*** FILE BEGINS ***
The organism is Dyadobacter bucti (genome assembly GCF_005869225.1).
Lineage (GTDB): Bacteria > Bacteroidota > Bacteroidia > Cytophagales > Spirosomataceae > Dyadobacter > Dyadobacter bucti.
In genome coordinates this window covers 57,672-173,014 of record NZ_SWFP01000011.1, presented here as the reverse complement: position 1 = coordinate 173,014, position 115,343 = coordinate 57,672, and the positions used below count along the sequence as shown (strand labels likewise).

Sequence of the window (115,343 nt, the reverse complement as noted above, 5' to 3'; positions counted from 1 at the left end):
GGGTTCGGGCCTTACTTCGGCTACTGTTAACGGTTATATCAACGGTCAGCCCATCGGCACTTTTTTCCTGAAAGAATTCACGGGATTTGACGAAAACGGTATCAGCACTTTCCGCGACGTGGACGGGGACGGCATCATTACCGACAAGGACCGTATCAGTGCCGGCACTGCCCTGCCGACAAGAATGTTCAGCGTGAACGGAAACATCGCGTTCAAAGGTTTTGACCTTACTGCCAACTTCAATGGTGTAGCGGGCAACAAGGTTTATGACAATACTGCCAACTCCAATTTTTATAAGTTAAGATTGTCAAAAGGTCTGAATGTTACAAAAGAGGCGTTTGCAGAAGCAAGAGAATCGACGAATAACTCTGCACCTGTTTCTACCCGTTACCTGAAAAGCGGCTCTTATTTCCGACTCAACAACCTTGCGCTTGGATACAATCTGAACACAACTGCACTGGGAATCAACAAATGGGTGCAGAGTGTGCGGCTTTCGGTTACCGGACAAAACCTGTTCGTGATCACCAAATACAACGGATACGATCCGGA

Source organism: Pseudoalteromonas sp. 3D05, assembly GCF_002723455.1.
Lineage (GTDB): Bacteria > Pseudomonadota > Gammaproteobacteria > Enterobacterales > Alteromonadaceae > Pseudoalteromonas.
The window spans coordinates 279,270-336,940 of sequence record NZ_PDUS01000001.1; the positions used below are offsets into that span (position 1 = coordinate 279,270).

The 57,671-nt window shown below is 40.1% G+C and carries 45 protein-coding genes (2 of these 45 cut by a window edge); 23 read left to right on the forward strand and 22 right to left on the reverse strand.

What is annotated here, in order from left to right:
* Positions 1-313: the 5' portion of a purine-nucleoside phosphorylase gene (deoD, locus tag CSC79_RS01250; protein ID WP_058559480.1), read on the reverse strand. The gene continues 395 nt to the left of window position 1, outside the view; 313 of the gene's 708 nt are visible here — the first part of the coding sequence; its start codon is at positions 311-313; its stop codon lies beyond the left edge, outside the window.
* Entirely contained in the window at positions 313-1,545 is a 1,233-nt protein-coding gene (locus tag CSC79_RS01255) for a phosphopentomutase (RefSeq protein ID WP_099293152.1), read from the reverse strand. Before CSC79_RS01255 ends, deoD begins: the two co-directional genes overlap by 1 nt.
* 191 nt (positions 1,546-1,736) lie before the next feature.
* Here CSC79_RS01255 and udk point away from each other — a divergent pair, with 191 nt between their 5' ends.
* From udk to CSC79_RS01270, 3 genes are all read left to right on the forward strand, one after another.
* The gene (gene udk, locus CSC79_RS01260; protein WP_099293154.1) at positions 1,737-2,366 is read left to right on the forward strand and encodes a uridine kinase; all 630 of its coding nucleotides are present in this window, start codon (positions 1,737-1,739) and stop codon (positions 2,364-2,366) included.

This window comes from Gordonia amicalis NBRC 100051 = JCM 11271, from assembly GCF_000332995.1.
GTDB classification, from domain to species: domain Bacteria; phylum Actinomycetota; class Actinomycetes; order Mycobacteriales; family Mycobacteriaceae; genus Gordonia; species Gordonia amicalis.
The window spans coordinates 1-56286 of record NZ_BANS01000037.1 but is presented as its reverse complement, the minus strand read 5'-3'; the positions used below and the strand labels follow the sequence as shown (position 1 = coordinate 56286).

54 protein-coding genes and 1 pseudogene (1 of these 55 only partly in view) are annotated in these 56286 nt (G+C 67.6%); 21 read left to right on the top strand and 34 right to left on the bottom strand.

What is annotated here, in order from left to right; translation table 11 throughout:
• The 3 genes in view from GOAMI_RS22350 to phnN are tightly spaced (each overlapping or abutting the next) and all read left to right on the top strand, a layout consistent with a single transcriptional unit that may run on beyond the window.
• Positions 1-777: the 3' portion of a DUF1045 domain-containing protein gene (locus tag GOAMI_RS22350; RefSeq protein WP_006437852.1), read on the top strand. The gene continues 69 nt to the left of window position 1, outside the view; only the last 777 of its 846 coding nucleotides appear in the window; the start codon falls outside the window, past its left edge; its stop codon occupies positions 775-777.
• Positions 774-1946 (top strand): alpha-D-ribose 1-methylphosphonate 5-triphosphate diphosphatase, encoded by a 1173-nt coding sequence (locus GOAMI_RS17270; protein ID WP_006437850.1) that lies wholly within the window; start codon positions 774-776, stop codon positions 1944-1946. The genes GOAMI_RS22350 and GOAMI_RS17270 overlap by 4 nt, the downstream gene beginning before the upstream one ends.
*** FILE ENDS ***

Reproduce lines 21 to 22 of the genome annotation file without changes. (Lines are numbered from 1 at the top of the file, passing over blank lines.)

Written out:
What is annotated here, in order from left to right; translation table 11 throughout:
• The 3 genes in view from GOAMI_RS22350 to phnN are tightly spaced (each overlapping or abutting the next) and all read left to right on the top strand, a layout consistent with a single transcriptional unit that may run on beyond the window.